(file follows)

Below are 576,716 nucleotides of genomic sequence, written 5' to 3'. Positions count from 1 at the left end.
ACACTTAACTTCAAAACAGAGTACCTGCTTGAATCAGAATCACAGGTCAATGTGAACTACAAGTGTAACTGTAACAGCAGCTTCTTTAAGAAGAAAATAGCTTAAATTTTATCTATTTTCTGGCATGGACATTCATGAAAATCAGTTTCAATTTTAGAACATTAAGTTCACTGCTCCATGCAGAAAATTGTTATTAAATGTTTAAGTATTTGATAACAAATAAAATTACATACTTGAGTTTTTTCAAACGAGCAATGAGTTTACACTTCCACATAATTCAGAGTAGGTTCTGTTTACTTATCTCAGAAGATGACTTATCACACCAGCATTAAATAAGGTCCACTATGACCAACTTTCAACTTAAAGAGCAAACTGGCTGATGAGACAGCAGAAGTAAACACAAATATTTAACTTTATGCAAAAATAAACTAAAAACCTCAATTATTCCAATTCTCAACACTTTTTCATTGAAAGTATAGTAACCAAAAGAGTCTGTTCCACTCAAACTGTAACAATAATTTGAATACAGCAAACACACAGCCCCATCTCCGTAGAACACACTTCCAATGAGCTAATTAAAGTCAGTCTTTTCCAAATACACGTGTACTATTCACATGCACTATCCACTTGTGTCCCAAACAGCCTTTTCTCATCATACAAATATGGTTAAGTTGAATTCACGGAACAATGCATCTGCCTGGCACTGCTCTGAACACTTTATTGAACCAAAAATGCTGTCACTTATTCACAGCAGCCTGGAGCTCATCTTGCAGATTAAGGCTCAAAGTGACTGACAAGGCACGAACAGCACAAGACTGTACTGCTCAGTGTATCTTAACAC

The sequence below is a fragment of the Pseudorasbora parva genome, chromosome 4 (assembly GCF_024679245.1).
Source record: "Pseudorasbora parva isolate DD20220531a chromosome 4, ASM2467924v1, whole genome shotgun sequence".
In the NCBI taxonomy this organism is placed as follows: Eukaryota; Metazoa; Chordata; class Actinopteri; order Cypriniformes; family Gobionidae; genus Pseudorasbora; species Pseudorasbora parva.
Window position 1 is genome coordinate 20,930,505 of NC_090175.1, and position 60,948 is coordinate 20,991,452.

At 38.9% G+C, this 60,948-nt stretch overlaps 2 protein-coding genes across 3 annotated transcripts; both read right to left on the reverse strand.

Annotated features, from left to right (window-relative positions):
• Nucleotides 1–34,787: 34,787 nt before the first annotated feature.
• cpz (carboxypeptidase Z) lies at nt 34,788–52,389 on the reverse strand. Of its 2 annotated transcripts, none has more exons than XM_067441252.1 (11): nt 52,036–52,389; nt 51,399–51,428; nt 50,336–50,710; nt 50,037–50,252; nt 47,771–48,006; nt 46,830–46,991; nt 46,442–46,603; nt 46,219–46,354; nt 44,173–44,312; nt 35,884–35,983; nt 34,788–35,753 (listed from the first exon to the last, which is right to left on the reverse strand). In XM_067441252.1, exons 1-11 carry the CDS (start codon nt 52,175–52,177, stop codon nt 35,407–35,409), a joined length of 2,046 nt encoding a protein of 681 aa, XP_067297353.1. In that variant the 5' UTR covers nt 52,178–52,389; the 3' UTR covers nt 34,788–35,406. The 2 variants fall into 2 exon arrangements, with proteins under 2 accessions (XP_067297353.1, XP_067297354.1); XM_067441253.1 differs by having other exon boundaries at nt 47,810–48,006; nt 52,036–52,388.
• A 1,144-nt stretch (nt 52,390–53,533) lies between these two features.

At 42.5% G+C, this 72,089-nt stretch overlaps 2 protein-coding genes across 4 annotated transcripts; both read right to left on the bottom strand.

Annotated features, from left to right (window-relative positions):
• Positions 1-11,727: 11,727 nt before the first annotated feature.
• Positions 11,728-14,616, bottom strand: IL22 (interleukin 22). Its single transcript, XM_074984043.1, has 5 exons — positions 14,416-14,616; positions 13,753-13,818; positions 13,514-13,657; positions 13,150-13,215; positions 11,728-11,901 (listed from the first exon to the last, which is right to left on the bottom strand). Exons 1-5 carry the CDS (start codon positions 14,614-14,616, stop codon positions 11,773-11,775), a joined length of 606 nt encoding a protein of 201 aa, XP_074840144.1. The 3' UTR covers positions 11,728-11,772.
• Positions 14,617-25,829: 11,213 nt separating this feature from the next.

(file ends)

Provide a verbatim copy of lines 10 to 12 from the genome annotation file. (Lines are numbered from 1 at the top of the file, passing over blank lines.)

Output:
• cpz (carboxypeptidase Z) lies at nt 34,788–52,389 on the reverse strand. Of its 2 annotated transcripts, none has more exons than XM_067441252.1 (11): nt 52,036–52,389; nt 51,399–51,428; nt 50,336–50,710; nt 50,037–50,252; nt 47,771–48,006; nt 46,830–46,991; nt 46,442–46,603; nt 46,219–46,354; nt 44,173–44,312; nt 35,884–35,983; nt 34,788–35,753 (listed from the first exon to the last, which is right to left on the reverse strand). In XM_067441252.1, exons 1-11 carry the CDS (start codon nt 52,175–52,177, stop codon nt 35,407–35,409), a joined length of 2,046 nt encoding a protein of 681 aa, XP_067297353.1. In that variant the 5' UTR covers nt 52,178–52,389; the 3' UTR covers nt 34,788–35,406. The 2 variants fall into 2 exon arrangements, with proteins under 2 accessions (XP_067297353.1, XP_067297354.1); XM_067441253.1 differs by having other exon boundaries at nt 47,810–48,006; nt 52,036–52,388.
• A 1,144-nt stretch (nt 52,390–53,533) lies between these two features.

At 42.5% G+C, this 72,089-nt stretch overlaps 2 protein-coding genes across 4 annotated transcripts; both read right to left on the bottom strand.